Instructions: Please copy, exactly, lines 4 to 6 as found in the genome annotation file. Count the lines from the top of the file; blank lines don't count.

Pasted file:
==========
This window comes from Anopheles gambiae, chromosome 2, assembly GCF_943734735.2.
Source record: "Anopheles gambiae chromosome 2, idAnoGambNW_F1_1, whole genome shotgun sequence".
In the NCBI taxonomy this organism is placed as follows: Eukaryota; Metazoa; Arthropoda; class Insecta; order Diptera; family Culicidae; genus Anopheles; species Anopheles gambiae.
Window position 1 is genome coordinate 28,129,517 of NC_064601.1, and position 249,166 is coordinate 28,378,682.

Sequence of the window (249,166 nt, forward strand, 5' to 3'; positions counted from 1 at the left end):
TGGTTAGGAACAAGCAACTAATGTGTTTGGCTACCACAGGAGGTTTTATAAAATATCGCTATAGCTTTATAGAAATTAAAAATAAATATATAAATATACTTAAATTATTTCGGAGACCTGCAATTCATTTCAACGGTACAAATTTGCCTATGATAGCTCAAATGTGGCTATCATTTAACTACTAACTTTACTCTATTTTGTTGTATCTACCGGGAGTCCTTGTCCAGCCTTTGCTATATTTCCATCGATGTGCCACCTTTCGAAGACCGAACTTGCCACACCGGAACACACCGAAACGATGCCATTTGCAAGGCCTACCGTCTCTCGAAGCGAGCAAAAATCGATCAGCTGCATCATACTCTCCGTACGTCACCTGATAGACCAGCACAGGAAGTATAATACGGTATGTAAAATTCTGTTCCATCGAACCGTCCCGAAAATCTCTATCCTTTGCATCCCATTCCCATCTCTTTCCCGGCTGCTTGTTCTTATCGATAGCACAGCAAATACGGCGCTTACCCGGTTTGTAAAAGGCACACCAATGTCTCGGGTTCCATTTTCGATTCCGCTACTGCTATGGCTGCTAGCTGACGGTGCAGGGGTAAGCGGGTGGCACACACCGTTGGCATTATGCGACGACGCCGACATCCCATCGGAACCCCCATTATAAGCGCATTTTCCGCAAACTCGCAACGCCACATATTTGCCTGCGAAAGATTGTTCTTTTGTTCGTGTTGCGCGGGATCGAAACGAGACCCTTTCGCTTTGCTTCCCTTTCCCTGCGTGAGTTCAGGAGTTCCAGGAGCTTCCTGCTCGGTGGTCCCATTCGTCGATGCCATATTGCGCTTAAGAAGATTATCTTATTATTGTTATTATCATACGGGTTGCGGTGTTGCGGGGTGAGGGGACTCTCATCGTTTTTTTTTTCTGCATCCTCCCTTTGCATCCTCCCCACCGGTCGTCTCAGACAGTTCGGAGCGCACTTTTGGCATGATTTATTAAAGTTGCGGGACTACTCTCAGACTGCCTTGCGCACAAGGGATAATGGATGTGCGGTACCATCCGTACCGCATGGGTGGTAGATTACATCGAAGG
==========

Window position 1 is genome coordinate 28,129,517 of NC_064601.1, and position 249,166 is coordinate 28,378,682.

Sequence of the window (249,166 nt, forward strand, 5' to 3'; positions counted from 1 at the left end):
TGGTTAGGAACAAGCAACTAATGTGTTTGGCTACCACAGGAGGTTTTATAAAATATCGCTATAGCTTTATAGAAATTAAAAATAAATATATAAATATACTTAAATTATTTCGGAGACCTGCAATTCATTTCAACGGTACAAATTTGCCTATGATAGCTCAAATGTGGCTATCATTTAACTACTAACTTTACTCTATTTTGTTGTATCTACCGGGAGTCCTTGTCCAGCCTTTGCTATATTTCCATCGATGTGCCACCTTTCGAAGACCGAACTTGCCACACCGGAACACACCGAAACGATGCCATTTGCAAGGCCTACCGTCTCTCGAAGCGAGCAAAAATCGATCAGCTGCATCATACTCTCCGTACGTCACCTGATAGACCAGCACAGGAAGTATAATACGGTATGTAAAATTCTGTTCCATCGAACCGTCCCGAAAATCTCTATCCTTTGCATCCCATTCCCATCTCTTTCCCGGCTGCTTGTTCTTATCGATAGCACAGCAAATACGGCGCTTACCCGGTTTGTAAAAGGCACACCAATGTCTCGGGTTCCATTTTCGATTCCGCTACTGCTATGGCTGCTAGCTGACGGTGCAGGGGTAAGCGGGTGGCACACACCGTTGGCATTATGCGACGACGCCGACATCCCATCGGAACCCCCATTATAAGCGCATTTTCCGCAAACTCGCAACGCCACATATTTGCCTGCGAAAGATTGTTCTTTTGTTCGTGTTGCGCGGGATCGAAACGAGACCCTTTCGCTTTGCTTCCCTTTCCCTGCGTGAGTTCAGGAGTTCCAGGAGCTTCCTGCTCGGTGGTCCCATTCGTCGATGCCATATTGCGCTTAAGAAGATTATCTTATTATTGTTATTATCATACGGGTTGCGGTGTTGCGGGGTGAGGGGACTCTCATCGTTTTTTTTTTCTGCATCCTCCCTTTGCATCCTCCCCACCGGTCGTCTCAGACAGTTCGGAGCGCACTTTTGGCATGATTTATTAAAGTTGCGGGACTACTCTCAGACTGCCTTGCGCACAAGGGATAATGGATGTGCGGTACCATCCGTACCGCATGGGTGGTAGATTACATCGAAGG